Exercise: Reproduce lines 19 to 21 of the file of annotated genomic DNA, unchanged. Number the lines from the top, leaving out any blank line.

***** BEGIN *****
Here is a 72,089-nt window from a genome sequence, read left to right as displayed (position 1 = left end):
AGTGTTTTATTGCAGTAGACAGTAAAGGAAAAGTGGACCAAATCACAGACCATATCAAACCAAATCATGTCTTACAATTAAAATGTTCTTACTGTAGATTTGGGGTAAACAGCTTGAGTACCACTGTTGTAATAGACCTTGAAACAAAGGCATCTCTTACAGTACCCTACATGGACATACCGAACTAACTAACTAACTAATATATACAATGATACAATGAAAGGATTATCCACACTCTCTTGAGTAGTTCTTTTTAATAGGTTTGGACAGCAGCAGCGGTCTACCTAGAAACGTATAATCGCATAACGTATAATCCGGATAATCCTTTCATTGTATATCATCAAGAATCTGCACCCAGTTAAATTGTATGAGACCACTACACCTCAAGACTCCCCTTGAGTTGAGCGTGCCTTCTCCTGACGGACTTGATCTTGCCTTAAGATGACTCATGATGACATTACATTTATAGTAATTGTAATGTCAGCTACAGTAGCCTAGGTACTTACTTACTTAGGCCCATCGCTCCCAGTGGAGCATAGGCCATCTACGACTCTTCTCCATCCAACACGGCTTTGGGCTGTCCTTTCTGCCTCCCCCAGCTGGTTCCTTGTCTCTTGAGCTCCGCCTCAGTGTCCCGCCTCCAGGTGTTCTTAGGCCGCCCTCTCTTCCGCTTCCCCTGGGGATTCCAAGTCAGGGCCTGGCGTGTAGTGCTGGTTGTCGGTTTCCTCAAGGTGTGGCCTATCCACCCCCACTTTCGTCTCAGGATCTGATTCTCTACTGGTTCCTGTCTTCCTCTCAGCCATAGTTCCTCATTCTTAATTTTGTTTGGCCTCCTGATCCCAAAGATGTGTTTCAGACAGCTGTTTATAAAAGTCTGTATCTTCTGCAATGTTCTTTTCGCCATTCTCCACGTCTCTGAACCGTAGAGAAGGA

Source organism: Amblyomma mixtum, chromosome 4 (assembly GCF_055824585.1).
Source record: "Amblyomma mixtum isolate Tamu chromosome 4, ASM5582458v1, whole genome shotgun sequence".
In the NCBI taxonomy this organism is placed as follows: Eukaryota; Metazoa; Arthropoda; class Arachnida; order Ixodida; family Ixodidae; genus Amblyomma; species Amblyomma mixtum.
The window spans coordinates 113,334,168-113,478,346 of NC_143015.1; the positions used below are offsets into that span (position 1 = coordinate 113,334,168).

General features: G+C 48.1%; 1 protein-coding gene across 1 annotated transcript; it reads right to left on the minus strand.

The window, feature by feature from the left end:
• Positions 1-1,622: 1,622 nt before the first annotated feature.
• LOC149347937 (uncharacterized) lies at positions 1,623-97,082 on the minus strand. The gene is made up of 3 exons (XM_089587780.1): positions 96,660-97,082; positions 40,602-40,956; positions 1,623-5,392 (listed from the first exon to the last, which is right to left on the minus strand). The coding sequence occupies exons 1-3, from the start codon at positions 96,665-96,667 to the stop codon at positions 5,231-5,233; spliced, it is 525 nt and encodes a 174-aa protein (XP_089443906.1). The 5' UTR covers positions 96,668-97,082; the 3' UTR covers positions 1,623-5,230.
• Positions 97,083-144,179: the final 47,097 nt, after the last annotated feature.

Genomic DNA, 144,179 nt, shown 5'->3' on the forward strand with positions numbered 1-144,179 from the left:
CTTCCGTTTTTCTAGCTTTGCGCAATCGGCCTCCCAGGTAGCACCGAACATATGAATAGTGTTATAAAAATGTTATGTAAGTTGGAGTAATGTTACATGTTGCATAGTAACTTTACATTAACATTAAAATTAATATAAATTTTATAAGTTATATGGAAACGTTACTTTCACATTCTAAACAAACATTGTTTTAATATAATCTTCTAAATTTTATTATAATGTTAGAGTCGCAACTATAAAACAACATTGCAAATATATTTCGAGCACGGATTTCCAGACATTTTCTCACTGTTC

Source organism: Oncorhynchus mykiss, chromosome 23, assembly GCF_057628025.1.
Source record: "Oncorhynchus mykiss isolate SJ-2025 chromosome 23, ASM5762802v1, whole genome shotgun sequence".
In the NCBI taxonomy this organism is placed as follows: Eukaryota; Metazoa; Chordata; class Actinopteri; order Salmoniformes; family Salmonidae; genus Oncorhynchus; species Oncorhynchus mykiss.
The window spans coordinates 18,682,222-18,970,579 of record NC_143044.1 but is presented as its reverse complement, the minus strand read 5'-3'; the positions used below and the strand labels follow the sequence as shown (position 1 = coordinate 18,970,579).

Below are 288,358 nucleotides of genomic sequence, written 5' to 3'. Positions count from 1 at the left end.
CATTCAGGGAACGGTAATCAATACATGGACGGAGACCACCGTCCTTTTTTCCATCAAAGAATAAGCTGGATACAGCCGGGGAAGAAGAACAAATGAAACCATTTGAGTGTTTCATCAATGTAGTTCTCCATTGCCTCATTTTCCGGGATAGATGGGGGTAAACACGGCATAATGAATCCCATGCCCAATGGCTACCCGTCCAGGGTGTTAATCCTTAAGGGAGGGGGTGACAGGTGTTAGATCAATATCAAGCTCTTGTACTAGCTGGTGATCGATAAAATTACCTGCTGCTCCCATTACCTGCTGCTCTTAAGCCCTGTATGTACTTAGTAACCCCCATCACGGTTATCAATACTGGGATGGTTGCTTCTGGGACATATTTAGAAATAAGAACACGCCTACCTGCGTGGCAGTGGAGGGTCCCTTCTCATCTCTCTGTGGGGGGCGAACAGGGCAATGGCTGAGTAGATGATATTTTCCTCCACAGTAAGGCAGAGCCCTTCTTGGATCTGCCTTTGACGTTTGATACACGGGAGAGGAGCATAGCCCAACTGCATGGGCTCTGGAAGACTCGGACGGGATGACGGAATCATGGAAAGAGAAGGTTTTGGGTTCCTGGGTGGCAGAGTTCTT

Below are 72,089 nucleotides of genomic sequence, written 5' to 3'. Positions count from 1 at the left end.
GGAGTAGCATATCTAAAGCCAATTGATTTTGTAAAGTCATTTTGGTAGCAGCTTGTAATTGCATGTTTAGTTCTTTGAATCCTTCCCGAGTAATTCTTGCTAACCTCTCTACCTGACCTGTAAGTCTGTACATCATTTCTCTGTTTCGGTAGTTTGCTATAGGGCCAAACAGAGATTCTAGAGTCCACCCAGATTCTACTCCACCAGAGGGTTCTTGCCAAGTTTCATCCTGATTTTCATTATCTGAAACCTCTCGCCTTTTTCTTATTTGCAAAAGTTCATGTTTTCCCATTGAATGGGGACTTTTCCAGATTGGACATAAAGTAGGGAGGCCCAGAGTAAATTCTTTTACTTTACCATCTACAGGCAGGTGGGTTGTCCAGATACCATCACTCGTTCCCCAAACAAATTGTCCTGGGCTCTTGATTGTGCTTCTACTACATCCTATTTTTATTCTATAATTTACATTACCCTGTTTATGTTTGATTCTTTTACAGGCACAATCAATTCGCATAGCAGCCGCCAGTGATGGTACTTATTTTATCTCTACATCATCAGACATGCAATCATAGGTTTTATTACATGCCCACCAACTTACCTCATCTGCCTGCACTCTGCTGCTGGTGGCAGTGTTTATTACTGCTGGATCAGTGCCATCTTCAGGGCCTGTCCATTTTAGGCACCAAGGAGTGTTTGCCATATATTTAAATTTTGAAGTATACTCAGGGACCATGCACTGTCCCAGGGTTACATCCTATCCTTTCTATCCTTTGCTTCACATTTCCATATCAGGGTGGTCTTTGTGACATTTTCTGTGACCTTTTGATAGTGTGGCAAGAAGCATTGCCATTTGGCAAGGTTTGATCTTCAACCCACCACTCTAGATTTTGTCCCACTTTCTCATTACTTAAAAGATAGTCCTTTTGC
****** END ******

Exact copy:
CATTCAGGGAACGGTAATCAATACATGGACGGAGACCACCGTCCTTTTTTCCATCAAAGAATAAGCTGGATACAGCCGGGGAAGAAGAACAAATGAAACCATTTGAGTGTTTCATCAATGTAGTTCTCCATTGCCTCATTTTCCGGGATAGATGGGGGTAAACACGGCATAATGAATCCCATGCCCAATGGCTACCCGTCCAGGGTGTTAATCCTTAAGGGAGGGGGTGACAGGTGTTAGATCAATATCAAGCTCTTGTACTAGCTGGTGATCGATAAAATTACCTGCTGCTCCCATTACCTGCTGCTCTTAAGCCCTGTATGTACTTAGTAACCCCCATCACGGTTATCAATACTGGGATGGTTGCTTCTGGGACATATTTAGAAATAAGAACACGCCTACCTGCGTGGCAGTGGAGGGTCCCTTCTCATCTCTCTGTGGGGGGCGAACAGGGCAATGGCTGAGTAGATGATATTTTCCTCCACAGTAAGGCAGAGCCCTTCTTGGATCTGCCTTTGACGTTTGATACACGGGAGAGGAGCATAGCCCAACTGCATGGGCTCTGGAAGACTCGGACGGGATGACGGAATCATGGAAAGAGAAGGTTTTGGGTTCCTGGGTGGCAGAGTTCTT

Below are 72,089 nucleotides of genomic sequence, written 5' to 3'. Positions count from 1 at the left end.
GGAGTAGCATATCTAAAGCCAATTGATTTTGTAAAGTCATTTTGGTAGCAGCTTGTAATTGCATGTTTAGTTCTTTGAATCCTTCCCGAGTAATTCTTGCTAACCTCTCTACCTGACCTGTAAGTCTGTACATCATTTCTCTGTTTCGGTAGTTTGCTATAGGGCCAAACAGAGATTCTAGAGTCCACCCAGATTCTACTCCACCAGAGGGTTCTTGCCAAGTTTCATCCTGATTTTCATTATCTGAAACCTCTCGCCTTTTTCTTATTTGCAAAAGTTCATGTTTTCCCATTGAATGGGGACTTTTCCAGATTGGACATAAAGTAGGGAGGCCCAGAGTAAATTCTTTTACTTTACCATCTACAGGCAGGTGGGTTGTCCAGATACCATCACTCGTTCCCCAAACAAATTGTCCTGGGCTCTTGATTGTGCTTCTACTACATCCTATTTTTATTCTATAATTTACATTACCCTGTTTATGTTTGATTCTTTTACAGGCACAATCAATTCGCATAGCAGCCGCCAGTGATGGTACTTATTTTATCTCTACATCATCAGACATGCAATCATAGGTTTTATTACATGCCCACCAACTTACCTCATCTGCCTGCACTCTGCTGCTGGTGGCAGTGTTTATTACTGCTGGATCAGTGCCATCTTCAGGGCCTGTCCATTTTAGGCACCAAGGAGTGTTTGCCATATATTTAAATTTTGAAGTATACTCAGGGACCATGCACTGTCCCAGGGTTACATCCTATCCTTTCTATCCTTTGCTTCACATTTCCATATCAGGGTGGTCTTTGTGACATTTTCTGTGACCTTTTGATAGTGTGGCAAGAAGCATTGCCATTTGGCAAGGTTTGATCTTCAACCCACCACTCTAGATTTTGTCCCACTTTCTCATTACTTAAAAGATAGTCCTTTTGC